Clearly, there are many other professionals who share your mission to protect children from harm. In your community, law enforcement personnel, physicians, nurses, social workers, school personnel, and medical personnel are usually mandated reporters. You can build relationships with these other professionals and share resources. Learn about how they can support your work with children and families.
Model a Protective Factors Approach
What do programs that promote the Protective Factors Approach look like? Watch this video to find out.
- Help build awareness about child abuse and neglect in your program and community.
- Learn about resources in your communityMIL or on your installation you can share with families.
- Visit https://cssp.org/our-work/projects/protective-factors-framework/ to learn more about the Protective Factors Framework approach.
Make sure staff members fulfill their annual training requirements for child abuse and neglect identification and reporting. This is more than just offering training and making sure basic requirements are met. Make sure staff members really understand what they are looking for and how to respond if they have a suspicion of abuse or neglect.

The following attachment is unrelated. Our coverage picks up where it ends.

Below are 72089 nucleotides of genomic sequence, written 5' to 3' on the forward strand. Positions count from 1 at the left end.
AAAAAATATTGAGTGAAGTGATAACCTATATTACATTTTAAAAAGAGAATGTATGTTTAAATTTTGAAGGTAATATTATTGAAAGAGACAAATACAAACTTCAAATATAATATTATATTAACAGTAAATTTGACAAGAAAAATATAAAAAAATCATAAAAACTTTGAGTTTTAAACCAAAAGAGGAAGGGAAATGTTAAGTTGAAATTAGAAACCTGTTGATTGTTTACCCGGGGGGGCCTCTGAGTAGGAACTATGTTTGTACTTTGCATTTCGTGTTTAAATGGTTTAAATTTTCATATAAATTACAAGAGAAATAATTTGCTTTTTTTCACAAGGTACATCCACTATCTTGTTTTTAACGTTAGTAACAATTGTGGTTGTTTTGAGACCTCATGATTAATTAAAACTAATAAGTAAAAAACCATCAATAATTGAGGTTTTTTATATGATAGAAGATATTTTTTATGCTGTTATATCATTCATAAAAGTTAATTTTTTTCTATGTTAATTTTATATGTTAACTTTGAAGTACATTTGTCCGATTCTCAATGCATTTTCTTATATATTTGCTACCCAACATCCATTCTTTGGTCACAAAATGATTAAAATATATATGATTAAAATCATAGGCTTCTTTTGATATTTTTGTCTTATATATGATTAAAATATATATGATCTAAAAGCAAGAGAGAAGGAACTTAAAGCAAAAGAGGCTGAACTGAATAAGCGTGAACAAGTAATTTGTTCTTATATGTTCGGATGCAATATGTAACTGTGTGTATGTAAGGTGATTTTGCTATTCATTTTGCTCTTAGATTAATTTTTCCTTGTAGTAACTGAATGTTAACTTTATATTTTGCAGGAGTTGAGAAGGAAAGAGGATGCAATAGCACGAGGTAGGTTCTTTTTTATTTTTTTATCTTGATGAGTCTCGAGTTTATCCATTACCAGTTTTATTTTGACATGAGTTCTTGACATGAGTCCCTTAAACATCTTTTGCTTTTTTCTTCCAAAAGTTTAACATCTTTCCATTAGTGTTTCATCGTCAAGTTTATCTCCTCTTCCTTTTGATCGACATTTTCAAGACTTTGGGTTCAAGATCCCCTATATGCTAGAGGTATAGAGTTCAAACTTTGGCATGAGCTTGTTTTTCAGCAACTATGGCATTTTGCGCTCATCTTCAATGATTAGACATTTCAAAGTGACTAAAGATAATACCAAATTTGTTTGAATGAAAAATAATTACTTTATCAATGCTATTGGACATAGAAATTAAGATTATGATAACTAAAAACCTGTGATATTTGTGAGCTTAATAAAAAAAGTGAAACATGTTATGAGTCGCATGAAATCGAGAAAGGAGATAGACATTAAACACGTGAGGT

Also be sure to observe staff members for signs of stress and provide them with the professional and emotional support they need. You will learn more about this in Lesson 4.
Continue working through this course and the Child Abuse Prevention course to learn more about how to observe and support staff members.
Completing this Course
For more information on what to expect in this course and a list of the accompanying Learn, Explore and Apply resources and activities offered throughout the lessons, visit the Training & Curriculum Specialist Child Abuse: Identification & Reporting Course Guide.
To support the professional development of the direct care staff members or family child care providers you oversee, you can access their corresponding Course Guides:
Throughout the next five lessons, you will learn about “Braden and Bethany’s Story.”